January 23, 2005:
"THE DANNY THOMAS SPIT TAKE"
Well, dear readers, itís the beginning of a brand spanking new week. This shall be a nice busy week for the likes of me, and that is always a good thing. I shall be writing, I shall be doing the ASCAP/Disney workshop, I shall be doing oh so many things in oh so many ways, and I shall try to have a splendidly splendid time each and every day. Yesterday, for example, I had a splendidly splendid day not doing much of anything at all. Oh, I visited Sierra Madre, met Mr. Ray Harryhausen, saw my pal Bill Stout, and came home with some treasure. I even managed to write a little bit, and then I settled in for some fine DVD viewing. It was all very relaxing and enjoyable. I had no irritating messages or e-mails, and the day and evening was as smooth as a gazelle doing back-flips. Isnít that exciting? Isnít that just too too?
Yesterday I watched two count them two motion picture entertainments on DVD. The first was yet another film by the director Iím most fond of these days, Patrice Leconte. Not many of his films are available on DVD in the US, but there are some gray market Chinese DVDs, so I bought one of those. It was entitled 1 Chance Sur 2. Unfortunately, the film is shot in scope (2:35) but the DVD, except for the credits is presented in 1:85, most annoying. However, the film is a total delight. All of Mr. Leconteís films are completely different from each other, and so far the five Iíve seen have all been marvelously marvelous. The nincompoops on the imdb have no idea what this film is Ė they all think itís some kind of spoof or James Bond film. You do wonder what film these people are actually watching. In any case, the basic premise is that a young girl gets out of prison (for having stolen a car), and she receives a cassette tape left by her recently departed mother. On the tape the mother says that she was once in love with two men at the same time, neither of the men knowing about the other. One of the two is the girlís father, and the mother suggests she find them. The girl, the utterly adorable Vanessa Paradis, sets out to do so. Concurrent with that, there is also a parallel story going on about a drug deal, Russians, and fifty million dollars in a suitcase. The girl finds her two potential fathers Ė one played by Jean Paul Belmondo, the other played by Alain Delon. From there on the stories converge and the film becomes one great big ball of fun Ė with dangerous doings and fantastic camaraderie between all three stars. For me, the concoction was an utter delight and now that Iíve seen it, Iíll be ordering the French DVD (in French only) just to watch it again in its proper ratio. I am now going to seek out the rest of Mr. Leconteís oeuvre. I understand weíll be getting some proper editions of many of his films later this year. Mr. Leconte is a real movie director in the best sense of the word, and his ability to work with excellent writers on a variety of subject matters and genres marks him as one of the most versatile directors working today. I then watched a 20th Century Fox motion picture which Iíd never seen all the way through: A Letter to Three Wives. What a terrific film Ė a real ďtalkingĒ picture in the best sense Ė sparkling dialogue from a master storyteller, Joseph L. Mankiewicz. The conceit of the film is really fun, as is the off-screen narration of Celeste Holm as Addie, the woman who sets the plot in motion. Wonderful performances all around, especially from Ann Southern and Linda Darnell. Jeanne Crain is fine, too, as are the men Ė Paul Douglas, Kirk Douglas and Jeffrey Lynn (who actually has the most thankless role in the film). Best of all, we get the amazing Thelma Ritter Ė one of her bits involving a Chinese screen, caused me to do the Danny Thomas Spit Take. The transfer is okay Ė I didnít quite understand the softness of it or the murkiness of it until I went to the ďrestorationĒ comparison. It seems the camera negative is lost and they had to go from various prints, so that explains everything. Itís shocking that a major studio would lose a camera negative to anything let alone a classic film. Go know.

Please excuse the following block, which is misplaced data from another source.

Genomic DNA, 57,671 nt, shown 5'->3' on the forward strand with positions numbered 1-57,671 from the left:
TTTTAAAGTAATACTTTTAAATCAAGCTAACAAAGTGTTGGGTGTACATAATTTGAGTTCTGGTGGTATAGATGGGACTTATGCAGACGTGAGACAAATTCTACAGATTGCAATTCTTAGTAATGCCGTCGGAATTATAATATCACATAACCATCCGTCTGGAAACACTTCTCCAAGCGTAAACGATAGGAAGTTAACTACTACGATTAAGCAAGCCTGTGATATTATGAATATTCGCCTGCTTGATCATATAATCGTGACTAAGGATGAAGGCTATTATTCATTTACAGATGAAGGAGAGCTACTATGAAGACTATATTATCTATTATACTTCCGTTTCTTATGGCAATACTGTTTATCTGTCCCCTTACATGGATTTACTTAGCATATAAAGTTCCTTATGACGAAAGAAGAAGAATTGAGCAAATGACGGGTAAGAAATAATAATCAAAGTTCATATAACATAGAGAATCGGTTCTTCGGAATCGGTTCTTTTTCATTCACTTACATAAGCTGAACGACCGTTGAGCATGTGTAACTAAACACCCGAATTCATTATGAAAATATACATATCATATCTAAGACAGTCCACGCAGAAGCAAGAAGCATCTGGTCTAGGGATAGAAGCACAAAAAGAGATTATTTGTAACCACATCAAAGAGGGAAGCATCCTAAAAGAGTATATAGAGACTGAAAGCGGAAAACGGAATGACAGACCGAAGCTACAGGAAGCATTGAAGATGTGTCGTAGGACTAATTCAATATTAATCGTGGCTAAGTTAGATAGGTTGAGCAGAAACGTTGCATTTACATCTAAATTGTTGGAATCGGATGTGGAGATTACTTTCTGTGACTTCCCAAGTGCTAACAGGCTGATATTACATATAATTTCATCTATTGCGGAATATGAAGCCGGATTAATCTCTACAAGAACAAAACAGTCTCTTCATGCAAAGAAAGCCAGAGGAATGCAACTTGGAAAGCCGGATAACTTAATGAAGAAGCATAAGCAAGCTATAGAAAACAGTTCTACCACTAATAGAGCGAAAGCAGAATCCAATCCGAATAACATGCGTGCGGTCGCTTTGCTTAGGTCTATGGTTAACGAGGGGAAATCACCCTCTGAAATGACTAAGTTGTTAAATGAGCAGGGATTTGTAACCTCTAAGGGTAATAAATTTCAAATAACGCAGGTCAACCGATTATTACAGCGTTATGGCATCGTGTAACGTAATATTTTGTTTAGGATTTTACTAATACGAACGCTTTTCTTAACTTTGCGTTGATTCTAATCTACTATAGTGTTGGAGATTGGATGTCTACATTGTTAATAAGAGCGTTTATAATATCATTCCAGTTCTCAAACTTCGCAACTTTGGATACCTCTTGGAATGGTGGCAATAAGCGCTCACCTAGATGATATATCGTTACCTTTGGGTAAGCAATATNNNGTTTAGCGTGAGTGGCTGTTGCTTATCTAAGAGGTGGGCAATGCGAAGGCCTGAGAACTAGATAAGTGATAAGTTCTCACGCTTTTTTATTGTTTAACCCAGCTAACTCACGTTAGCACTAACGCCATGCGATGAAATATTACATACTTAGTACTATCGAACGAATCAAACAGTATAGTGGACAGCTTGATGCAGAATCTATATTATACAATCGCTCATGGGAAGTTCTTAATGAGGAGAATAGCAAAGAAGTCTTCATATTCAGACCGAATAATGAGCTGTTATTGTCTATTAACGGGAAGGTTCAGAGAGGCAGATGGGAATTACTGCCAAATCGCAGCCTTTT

What am I, Ebert and Roeper all of a sudden? Why donít we all click on the Unseemly Button below, and why donít we all do the Danny Thomas Spit Take whilst doing it. On the count of three: One, two, three!
Did we all do the Danny Thomas Spit Take? I know I did. Iím wiping off the monitor screen now. I just love doing the Danny Thomas Spit Take, donít you? Itís ever so much fun at parties, especially for those sitting nearby. Perhaps weíll all do it at the New York get-together.
For some reason, itís taken a very long time to write these here notes. I donít know why, really. I started at the usual time, and itís taken about fifteen extra minutes. Certainly there is nothing earth-shattering in the notes that should have taken an extra fifteen minutes. Well, the Spit Take took a few extra minutes, maybe thatís it.
Well, dear readers, I must take the day, I must do the things I do, I must drive about in my motor car for a short time, I must do some things around the home environment, I must write a few words if I feel like doing so, and I must watch a DVD or three. Todayís topic of discussion: Itís free-for-all day, the day in which you dear readers get to choose the topics and we all get to post about them. So, letís have loads of lovely topics and loads of lovely postings, whilst we all do the Danny Thomas Spit Take for our friends and neighbors.